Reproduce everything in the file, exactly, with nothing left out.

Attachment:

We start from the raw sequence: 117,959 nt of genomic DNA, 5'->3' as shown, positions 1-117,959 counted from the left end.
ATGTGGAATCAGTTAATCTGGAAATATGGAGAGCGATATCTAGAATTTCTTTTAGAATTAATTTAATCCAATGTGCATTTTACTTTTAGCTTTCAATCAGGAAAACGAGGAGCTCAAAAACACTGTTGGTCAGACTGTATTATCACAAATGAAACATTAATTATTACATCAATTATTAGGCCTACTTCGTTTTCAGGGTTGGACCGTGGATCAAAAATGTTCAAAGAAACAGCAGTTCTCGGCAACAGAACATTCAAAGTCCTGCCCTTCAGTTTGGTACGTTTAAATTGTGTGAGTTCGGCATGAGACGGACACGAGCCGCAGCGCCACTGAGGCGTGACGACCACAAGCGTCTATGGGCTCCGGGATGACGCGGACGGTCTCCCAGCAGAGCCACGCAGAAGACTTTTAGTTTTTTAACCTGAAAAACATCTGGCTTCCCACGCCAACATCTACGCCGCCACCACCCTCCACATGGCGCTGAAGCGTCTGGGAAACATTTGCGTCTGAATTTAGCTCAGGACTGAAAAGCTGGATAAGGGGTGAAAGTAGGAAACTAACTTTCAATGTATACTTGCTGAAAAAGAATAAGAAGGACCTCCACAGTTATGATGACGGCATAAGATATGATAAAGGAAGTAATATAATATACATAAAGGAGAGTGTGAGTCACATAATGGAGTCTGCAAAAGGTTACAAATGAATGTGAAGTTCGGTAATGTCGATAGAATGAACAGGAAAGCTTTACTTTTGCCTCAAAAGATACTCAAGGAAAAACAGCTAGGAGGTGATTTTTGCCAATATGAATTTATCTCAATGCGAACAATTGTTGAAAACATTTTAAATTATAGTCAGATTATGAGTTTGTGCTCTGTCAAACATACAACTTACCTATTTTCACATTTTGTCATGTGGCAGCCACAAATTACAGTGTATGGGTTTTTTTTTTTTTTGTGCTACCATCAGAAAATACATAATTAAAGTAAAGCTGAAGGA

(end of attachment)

We start from the raw sequence: 117,959 nt of genomic DNA, 5'->3' as shown, positions 1-117,959 counted from the left end.
ATGTGGAATCAGTTAATCTGGAAATATGGAGAGCGATATCTAGAATTTCTTTTAGAATTAATTTAATCCAATGTGCATTTTACTTTTAGCTTTCAATCAGGAAAACGAGGAGCTCAAAAACACTGTTGGTCAGACTGTATTATCACAAATGAAACATTAATTATTACATCAATTATTAGGCCTACTTCGTTTTCAGGGTTGGACCGTGGATCAAAAATGTTCAAAGAAACAGCAGTTCTCGGCAACAGAACATTCAAAGTCCTGCCCTTCAGTTTGGTACGTTTAAATTGTGTGAGTTCGGCATGAGACGGACACGAGCCGCAGCGCCACTGAGGCGTGACGACCACAAGCGTCTATGGGCTCCGGGATGACGCGGACGGTCTCCCAGCAGAGCCACGCAGAAGACTTTTAGTTTTTTAACCTGAAAAACATCTGGCTTCCCACGCCAACATCTACGCCGCCACCACCCTCCACATGGCGCTGAAGCGTCTGGGAAACATTTGCGTCTGAATTTAGCTCAGGACTGAAAAGCTGGATAAGGGGTGAAAGTAGGAAACTAACTTTCAATGTATACTTGCTGAAAAAGAATAAGAAGGACCTCCACAGTTATGATGACGGCATAAGATATGATAAAGGAAGTAATATAATATACATAAAGGAGAGTGTGAGTCACATAATGGAGTCTGCAAAAGGTTACAAATGAATGTGAAGTTCGGTAATGTCGATAGAATGAACAGGAAAGCTTTACTTTTGCCTCAAAAGATACTCAAGGAAAAACAGCTAGGAGGTGATTTTTGCCAATATGAATTTATCTCAATGCGAACAATTGTTGAAAACATTTTAAATTATAGTCAGATTATGAGTTTGTGCTCTGTCAAACATACAACTTACCTATTTTCACATTTTGTCATGTGGCAGCCACAAATTACAGTGTATGGGTTTTTTTTTTTTTTGTGCTACCATCAGAAAATACATAATTAAAGTAAAGCTGAAGGA